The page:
Physics
posted by April on .
A block of mass M1=2.9 kg rests on top of a second block of mass2=5.5 kg, and the second block sits on a surface that is so slippery that the friction can be assumed to be zero.
Question:
(a) if the coefficient of static friction between the blocks is 0.21, how much force can be applied to the top block without the blocks slipping apart?
(b) how much force can be applied to the bottom block for the same result?

(a) 0.21*M1*g = 5.968 N
(b) The maximum friction force that M2 can apply to M1 without M1 slipping is also 5.968 N. That will cause M1 AND M2 to accelerate at rate
a = 5.968 N/M1 = 2.058 m/s^2
The force that would have to be applied to M2 to make this happen is
(M1 + M2)*a = 8.4 * 2.058 = 17.29 N 
The answer to part a above is incorrect. You must remember that the force of friction resisting the applied force on M1 also applies an equal and opposite force on M2. The applied force must overcome /both/ of these.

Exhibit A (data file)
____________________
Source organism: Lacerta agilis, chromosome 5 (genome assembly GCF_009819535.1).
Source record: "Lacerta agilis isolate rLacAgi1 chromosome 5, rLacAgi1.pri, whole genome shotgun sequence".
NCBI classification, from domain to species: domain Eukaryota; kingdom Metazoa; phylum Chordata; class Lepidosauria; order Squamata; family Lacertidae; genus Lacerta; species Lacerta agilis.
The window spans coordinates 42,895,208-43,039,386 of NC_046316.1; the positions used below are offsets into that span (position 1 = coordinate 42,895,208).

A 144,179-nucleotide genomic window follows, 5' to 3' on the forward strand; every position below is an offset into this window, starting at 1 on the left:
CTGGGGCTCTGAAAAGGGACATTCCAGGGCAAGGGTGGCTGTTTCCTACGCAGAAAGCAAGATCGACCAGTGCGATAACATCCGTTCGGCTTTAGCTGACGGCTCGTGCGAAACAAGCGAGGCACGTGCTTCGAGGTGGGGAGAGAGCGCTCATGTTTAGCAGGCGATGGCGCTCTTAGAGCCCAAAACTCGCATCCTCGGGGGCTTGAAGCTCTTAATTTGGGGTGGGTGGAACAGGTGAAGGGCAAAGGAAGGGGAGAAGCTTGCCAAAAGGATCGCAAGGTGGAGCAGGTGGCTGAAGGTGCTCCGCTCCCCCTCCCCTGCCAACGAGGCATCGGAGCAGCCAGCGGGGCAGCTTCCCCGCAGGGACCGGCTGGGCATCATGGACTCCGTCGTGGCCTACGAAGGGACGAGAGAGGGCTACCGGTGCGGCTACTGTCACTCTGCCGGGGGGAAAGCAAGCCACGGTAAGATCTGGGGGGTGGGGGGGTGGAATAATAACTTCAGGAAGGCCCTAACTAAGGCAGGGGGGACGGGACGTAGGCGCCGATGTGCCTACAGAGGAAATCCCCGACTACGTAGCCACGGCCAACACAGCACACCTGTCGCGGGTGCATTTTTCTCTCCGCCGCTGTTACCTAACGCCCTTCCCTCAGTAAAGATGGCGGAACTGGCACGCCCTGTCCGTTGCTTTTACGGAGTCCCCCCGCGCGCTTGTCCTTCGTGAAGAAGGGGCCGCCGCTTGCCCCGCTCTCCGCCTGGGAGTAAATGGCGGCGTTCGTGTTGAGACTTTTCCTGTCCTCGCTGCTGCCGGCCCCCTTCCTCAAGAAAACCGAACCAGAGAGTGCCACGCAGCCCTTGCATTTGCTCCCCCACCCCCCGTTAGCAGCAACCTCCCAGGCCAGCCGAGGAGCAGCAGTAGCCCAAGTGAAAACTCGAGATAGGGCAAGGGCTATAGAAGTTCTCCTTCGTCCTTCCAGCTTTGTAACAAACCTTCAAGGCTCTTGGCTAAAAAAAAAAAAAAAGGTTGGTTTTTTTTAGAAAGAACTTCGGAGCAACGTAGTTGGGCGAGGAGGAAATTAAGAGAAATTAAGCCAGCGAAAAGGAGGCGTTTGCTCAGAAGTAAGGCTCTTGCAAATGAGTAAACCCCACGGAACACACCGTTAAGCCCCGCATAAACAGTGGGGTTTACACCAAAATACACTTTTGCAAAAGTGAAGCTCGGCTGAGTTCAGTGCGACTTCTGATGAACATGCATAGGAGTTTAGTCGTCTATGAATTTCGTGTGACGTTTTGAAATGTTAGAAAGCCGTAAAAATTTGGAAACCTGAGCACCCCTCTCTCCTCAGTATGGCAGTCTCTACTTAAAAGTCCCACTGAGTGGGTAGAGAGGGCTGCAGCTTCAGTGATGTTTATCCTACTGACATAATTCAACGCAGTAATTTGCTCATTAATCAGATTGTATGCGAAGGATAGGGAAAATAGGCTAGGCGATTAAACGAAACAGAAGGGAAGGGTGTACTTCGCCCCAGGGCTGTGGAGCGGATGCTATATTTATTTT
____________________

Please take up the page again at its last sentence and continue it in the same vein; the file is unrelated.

The sum of forces on the X axis for M2 is just this equal and opposite force (Force of friction). Setting this to ma will allow you to solve for an acceleration value.
You can use this acceleration value in solving for the applied force on M1. (T  Ffriction = ma).
Hope this helps. 
(a) Top block:
Ffriction=M1a
F=2.9a+(0.21*2.9*9.8)
Bottom block:
friction=M2a
a=(0.21*2.9*9.8)/5.5
F=(0.21*2.9*9.8*2.9)/5.5+(0.21*2.9*9.8)=9.12N
(b) Bottom block:
Ffriction=M2a
F=5.5a+(0.21*2.9*9.8)
Top block: 0.21*2.9*9.8=2.9a
a=0.21*9.8
F=(0.21*5.5*9.8)+(0.21*2.9*9.8)=17.29N